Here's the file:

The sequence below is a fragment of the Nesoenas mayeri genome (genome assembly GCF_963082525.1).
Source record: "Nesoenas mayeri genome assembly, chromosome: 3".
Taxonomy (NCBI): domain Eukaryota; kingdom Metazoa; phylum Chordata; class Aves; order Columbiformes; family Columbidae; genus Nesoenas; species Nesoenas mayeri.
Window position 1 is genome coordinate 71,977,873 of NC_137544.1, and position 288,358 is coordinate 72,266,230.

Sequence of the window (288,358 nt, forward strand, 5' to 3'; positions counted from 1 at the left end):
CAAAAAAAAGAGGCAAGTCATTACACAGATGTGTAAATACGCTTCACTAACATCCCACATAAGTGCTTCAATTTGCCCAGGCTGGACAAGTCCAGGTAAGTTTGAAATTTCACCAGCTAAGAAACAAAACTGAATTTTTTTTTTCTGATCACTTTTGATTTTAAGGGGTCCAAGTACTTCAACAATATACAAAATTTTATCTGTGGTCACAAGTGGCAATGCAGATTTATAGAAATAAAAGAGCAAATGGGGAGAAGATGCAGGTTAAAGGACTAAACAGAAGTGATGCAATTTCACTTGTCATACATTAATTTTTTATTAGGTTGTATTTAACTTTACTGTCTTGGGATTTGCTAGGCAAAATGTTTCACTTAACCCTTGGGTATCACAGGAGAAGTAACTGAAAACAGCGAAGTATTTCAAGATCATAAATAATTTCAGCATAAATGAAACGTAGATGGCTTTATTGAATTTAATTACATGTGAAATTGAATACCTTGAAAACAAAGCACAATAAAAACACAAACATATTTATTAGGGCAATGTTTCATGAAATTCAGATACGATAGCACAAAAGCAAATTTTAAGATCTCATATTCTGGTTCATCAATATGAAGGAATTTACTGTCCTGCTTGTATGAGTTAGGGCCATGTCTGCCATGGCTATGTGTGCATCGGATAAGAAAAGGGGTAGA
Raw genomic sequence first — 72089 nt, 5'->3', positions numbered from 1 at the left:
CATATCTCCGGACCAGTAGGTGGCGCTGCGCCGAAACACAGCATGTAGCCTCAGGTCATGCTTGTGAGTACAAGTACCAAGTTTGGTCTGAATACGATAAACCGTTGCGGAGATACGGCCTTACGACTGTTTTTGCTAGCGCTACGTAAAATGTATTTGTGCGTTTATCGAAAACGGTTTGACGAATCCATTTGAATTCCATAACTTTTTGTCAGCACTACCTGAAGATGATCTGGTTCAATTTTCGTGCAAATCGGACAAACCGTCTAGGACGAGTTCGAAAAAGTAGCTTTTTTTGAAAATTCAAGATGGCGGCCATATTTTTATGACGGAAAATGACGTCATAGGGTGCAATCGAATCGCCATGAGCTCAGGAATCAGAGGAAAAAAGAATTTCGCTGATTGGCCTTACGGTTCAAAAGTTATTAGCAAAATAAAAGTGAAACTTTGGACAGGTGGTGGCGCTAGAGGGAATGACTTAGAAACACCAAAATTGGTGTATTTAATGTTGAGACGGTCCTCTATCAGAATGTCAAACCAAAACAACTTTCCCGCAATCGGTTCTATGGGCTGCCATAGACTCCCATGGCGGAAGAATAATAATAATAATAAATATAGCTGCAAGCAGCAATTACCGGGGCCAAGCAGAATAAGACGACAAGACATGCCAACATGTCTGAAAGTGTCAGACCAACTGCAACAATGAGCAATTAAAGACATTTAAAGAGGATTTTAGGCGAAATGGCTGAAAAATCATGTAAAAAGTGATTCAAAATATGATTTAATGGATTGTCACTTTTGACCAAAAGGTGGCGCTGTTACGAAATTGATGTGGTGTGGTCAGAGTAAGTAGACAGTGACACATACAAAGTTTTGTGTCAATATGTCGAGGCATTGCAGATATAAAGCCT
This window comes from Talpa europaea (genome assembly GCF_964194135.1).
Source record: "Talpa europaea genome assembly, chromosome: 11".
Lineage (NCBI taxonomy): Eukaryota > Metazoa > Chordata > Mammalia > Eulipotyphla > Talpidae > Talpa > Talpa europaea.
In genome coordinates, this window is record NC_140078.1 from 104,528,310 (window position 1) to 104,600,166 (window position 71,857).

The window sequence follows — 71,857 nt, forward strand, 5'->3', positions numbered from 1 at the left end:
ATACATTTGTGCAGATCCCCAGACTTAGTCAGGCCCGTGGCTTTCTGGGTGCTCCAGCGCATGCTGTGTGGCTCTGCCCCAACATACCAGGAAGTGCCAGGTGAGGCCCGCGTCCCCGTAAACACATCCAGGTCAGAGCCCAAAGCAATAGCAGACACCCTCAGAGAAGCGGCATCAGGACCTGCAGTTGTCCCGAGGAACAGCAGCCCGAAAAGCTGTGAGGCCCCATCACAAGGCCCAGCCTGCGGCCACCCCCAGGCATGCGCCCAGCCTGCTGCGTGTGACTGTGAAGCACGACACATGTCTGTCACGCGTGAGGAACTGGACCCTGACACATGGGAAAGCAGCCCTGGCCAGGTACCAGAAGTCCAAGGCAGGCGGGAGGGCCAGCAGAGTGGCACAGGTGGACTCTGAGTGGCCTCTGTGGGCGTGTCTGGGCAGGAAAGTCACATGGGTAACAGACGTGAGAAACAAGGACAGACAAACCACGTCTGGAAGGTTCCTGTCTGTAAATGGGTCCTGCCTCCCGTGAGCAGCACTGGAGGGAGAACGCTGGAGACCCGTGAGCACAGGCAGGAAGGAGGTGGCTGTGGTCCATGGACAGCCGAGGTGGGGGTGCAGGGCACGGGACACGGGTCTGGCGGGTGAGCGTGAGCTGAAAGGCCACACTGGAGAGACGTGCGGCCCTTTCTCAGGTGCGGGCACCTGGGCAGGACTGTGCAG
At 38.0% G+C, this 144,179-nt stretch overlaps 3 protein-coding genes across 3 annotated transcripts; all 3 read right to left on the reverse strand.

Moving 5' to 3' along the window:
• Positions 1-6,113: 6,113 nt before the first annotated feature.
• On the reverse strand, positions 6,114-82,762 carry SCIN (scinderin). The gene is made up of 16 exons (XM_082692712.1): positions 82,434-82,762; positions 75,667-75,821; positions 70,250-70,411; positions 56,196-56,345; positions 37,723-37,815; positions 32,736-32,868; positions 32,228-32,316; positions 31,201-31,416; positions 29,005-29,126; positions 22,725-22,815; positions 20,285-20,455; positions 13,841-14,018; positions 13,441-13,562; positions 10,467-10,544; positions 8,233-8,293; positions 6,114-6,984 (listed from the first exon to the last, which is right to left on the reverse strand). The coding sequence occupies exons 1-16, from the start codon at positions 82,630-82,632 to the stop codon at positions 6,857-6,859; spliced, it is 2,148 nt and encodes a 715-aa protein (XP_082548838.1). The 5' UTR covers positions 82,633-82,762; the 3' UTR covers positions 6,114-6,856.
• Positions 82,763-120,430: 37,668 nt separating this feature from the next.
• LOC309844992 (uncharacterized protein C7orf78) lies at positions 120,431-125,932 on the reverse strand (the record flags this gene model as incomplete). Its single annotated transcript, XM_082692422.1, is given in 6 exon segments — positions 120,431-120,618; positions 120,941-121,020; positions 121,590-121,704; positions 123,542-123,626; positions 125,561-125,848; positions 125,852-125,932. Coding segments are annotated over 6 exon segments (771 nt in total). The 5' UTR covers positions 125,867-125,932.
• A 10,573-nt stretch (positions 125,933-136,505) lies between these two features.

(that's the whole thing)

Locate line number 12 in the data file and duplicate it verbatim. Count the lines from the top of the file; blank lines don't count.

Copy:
In genome coordinates, this window is record NC_140078.1 from 104,528,310 (window position 1) to 104,600,166 (window position 71,857).